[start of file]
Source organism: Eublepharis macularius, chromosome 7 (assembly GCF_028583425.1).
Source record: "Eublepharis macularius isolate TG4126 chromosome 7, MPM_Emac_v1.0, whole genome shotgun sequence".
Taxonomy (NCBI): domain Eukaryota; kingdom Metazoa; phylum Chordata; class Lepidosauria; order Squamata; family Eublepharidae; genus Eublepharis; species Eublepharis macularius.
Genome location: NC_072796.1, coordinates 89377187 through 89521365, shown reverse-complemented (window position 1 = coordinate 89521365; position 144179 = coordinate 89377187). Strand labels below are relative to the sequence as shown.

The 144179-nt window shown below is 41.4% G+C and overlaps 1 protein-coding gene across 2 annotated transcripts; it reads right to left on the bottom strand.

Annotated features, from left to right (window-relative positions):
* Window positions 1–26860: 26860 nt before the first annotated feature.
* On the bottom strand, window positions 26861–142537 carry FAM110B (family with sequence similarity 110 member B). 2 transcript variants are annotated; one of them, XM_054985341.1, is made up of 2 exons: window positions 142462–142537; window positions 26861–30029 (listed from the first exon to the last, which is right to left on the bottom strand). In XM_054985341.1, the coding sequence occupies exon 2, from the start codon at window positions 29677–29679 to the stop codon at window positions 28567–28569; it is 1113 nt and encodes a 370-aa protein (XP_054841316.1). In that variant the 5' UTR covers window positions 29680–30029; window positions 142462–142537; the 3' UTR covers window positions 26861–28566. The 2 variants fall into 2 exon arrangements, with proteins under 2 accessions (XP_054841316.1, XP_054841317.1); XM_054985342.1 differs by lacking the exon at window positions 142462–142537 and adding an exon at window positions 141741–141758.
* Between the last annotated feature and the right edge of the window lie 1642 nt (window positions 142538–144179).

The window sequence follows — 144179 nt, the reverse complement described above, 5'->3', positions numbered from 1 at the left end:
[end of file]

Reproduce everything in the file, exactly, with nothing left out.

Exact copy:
Source organism: Eublepharis macularius, chromosome 7 (assembly GCF_028583425.1).
Source record: "Eublepharis macularius isolate TG4126 chromosome 7, MPM_Emac_v1.0, whole genome shotgun sequence".
Taxonomy (NCBI): domain Eukaryota; kingdom Metazoa; phylum Chordata; class Lepidosauria; order Squamata; family Eublepharidae; genus Eublepharis; species Eublepharis macularius.
Genome location: NC_072796.1, coordinates 89377187 through 89521365, shown reverse-complemented (window position 1 = coordinate 89521365; position 144179 = coordinate 89377187). Strand labels below are relative to the sequence as shown.

The 144179-nt window shown below is 41.4% G+C and overlaps 1 protein-coding gene across 2 annotated transcripts; it reads right to left on the bottom strand.

Annotated features, from left to right (window-relative positions):
* Window positions 1–26860: 26860 nt before the first annotated feature.
* On the bottom strand, window positions 26861–142537 carry FAM110B (family with sequence similarity 110 member B). 2 transcript variants are annotated; one of them, XM_054985341.1, is made up of 2 exons: window positions 142462–142537; window positions 26861–30029 (listed from the first exon to the last, which is right to left on the bottom strand). In XM_054985341.1, the coding sequence occupies exon 2, from the start codon at window positions 29677–29679 to the stop codon at window positions 28567–28569; it is 1113 nt and encodes a 370-aa protein (XP_054841316.1). In that variant the 5' UTR covers window positions 29680–30029; window positions 142462–142537; the 3' UTR covers window positions 26861–28566. The 2 variants fall into 2 exon arrangements, with proteins under 2 accessions (XP_054841316.1, XP_054841317.1); XM_054985342.1 differs by lacking the exon at window positions 142462–142537 and adding an exon at window positions 141741–141758.
* Between the last annotated feature and the right edge of the window lie 1642 nt (window positions 142538–144179).

The window sequence follows — 144179 nt, the reverse complement described above, 5'->3', positions numbered from 1 at the left end: